I am definitely behind on keeping this web site current and keeping everyone informed on how my season is progressing.  Due to other factors, I have not had too much time to spend growing pumpkins.  I had selected the seeds that I planned to grow for 2013 fairly early in the season.  I am always trying to grow the largest and brightest color of orange pumpkin possible.  You will also notice that I am growing genetics from some of the pumpkins that weighed heavy.  Hopefully, I will not experience my pumpkins weighing light this year.  Especially since I had several weigh light last year.  I also thought it would be nice to try and grow my own seed this year.

The season definitely started off to a rough start.  My hail netting blew down multiple times.  I had steel conduit snap this year and decided to secure 2X4 in concrete to have them be ripped out of the ground as well.  Early on, we had two weeks with sustained 35 mph winds gusting to 60mph.  A portion of my garden was destroyed by hail and my wife and I have counted hail on five separate occasions.  In late May, the 660 Corbin experienced frost, even while living in the greenhouse.  I had not realized that my lamp in the hoop house had burned out and all the leaves were frozen.  Just to show you how tough pumpkins are, I stayed with the plant and it regenerated new leaves.  It does not look like a healthy plant, but I set a pumpkin on it today at around 8ft out.  I am using a secondary as the main and will use this as an experiment to see how large they can get after losing all of their leaves to frost early on.

I started all my pumpkins late this year or April 22nd.  I was able to pollinate some on June 30th, but I will probably hold out for the ones that I pollinated today since they are further out.  I’ll show pictures of each plant on separate posts.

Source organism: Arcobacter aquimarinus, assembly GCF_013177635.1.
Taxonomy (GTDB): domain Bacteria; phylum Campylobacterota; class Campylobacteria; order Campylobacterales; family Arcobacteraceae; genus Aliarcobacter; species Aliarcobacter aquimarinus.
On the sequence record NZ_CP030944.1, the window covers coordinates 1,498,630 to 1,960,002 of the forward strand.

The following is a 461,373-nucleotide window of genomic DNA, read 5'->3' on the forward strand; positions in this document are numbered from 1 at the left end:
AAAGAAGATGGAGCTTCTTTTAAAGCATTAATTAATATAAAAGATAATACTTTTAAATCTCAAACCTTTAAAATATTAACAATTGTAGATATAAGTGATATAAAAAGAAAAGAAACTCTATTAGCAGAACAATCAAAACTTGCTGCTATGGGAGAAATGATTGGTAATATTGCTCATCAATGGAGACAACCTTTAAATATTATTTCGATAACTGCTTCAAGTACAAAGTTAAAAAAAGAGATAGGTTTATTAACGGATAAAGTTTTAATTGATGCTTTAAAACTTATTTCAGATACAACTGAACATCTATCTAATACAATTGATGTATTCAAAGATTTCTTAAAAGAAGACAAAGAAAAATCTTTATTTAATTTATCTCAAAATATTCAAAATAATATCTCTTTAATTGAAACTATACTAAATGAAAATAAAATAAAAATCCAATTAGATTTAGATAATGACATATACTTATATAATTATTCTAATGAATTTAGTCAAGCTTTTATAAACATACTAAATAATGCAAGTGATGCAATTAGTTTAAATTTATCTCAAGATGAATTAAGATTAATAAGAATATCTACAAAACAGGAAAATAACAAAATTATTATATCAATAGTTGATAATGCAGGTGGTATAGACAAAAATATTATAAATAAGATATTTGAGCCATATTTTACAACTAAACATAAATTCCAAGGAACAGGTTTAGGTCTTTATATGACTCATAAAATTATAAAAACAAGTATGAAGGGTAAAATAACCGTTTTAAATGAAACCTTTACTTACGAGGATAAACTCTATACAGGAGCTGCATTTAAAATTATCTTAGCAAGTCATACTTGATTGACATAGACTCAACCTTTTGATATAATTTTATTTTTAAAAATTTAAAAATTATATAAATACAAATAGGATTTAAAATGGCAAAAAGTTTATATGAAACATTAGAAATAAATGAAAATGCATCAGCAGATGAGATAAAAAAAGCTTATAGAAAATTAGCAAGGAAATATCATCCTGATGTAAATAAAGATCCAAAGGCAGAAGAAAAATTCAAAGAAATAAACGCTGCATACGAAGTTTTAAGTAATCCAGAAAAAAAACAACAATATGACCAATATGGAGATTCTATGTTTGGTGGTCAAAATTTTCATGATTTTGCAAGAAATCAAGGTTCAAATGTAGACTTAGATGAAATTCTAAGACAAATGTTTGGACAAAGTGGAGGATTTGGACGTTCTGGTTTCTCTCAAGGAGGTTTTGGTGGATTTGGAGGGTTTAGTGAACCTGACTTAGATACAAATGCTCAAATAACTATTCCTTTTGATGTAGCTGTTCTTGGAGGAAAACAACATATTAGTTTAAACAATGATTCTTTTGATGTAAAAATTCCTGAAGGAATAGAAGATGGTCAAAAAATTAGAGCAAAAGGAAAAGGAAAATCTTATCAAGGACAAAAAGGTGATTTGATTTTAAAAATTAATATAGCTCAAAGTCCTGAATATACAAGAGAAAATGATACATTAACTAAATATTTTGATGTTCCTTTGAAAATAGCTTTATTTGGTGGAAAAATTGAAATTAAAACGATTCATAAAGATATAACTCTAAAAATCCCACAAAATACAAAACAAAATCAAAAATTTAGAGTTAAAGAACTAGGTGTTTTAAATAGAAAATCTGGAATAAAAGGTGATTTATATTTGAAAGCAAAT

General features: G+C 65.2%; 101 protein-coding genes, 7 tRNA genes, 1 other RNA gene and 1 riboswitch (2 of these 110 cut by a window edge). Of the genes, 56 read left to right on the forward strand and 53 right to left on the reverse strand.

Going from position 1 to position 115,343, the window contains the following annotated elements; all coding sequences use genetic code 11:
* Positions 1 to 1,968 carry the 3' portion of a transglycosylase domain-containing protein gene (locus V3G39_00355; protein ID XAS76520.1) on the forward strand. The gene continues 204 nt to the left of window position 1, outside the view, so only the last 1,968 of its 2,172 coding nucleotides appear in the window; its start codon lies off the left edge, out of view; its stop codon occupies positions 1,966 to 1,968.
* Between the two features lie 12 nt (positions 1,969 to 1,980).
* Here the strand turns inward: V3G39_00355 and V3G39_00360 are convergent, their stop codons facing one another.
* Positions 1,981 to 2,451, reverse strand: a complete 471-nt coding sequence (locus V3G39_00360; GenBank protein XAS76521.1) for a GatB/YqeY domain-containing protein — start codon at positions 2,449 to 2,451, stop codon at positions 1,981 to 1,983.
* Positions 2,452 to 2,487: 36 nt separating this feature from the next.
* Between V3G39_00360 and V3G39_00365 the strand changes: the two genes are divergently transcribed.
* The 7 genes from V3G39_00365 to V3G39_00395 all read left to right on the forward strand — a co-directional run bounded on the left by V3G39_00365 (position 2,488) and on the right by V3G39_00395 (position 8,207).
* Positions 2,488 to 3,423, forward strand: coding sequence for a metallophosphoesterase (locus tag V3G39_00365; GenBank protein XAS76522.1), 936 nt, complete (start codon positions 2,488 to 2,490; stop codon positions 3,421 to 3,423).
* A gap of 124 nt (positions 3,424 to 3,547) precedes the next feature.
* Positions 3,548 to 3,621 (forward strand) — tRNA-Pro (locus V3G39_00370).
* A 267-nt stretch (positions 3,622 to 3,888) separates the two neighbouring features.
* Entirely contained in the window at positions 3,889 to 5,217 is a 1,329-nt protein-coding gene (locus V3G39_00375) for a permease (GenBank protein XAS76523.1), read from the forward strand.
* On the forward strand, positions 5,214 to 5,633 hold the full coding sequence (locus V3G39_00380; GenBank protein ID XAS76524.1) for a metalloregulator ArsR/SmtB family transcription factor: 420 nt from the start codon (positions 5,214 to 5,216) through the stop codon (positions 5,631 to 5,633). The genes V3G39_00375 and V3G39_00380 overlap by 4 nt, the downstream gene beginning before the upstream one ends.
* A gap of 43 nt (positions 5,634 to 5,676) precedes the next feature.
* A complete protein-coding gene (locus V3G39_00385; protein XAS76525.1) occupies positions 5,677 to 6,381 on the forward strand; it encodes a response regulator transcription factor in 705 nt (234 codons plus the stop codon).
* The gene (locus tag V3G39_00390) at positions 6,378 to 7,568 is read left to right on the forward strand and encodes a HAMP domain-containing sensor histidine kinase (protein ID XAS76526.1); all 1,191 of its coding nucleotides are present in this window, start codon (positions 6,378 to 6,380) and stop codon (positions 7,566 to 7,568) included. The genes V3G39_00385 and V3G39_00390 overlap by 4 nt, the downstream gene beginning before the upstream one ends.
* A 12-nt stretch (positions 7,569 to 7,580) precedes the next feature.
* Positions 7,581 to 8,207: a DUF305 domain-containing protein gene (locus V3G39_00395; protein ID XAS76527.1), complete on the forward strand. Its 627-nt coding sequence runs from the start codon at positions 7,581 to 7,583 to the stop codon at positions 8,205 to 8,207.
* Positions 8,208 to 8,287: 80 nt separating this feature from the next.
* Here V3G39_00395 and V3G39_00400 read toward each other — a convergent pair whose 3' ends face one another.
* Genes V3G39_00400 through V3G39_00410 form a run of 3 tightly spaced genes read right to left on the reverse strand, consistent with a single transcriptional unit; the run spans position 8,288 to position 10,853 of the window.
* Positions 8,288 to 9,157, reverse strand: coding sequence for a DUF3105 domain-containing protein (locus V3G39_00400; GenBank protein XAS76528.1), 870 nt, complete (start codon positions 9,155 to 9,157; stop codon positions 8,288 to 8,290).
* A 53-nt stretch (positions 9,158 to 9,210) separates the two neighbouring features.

The Start of 2013

Just to do a quick recap of 2012:

  1. It was a successful growing year.
  2. I ended my season blowing up two pumpkins(too much vine pruning at once) and having one not take and rotted half-way through.
  3. The remaining two pumpkins did very well and I set a personal best at 818 pounds.
  4. I continue to meet new people who also enjoy the hobby of growing pumpkins.
  5. Both my pumpkins weighed extremely lite this year compared to the chart.
  6. I wrote a mobile application that any mobile device can use to track the growth of the Fruit.  I developed the application using my Droid X and now I have the iPhone 5.  It will be interesting to see how it behaves with my new iPhone.  If I find bugs, I will fix them, but the application can be found at http://reporting.giantstogrow.com
  7. My nicest pumpkin survived multiple vole attacks and cat scratches.  It really shows you how thick their shells are.  The vole had chewed on pounds of my pumpkin, but it still made it to Halloween.  I used a little sulfur dust and that seemed to do the trick by drying  out the wound.  They never did chew all the way through to the cavity of the pumpkin.  I thought the sulfur dust would also be a deterrent, but the voles continued to eat on it.
  8. Placing wood under the pumpkins is a good idea and will help you move it later in the season.  However, I wonder if it made it too cool for the Fruit to develop heavy.

Why did my pumpkins weigh so lite to chart?  Continued below :The start of the 2013 pumpkin growing season actually starts in 2012.  This fall, I paid particular close attention to  adding additional nutrients to the soil.  My pumpkins weighed lite so I’m trying to determine what I can do to prevent this from happening again.  Every year I learn new tricks and things to try.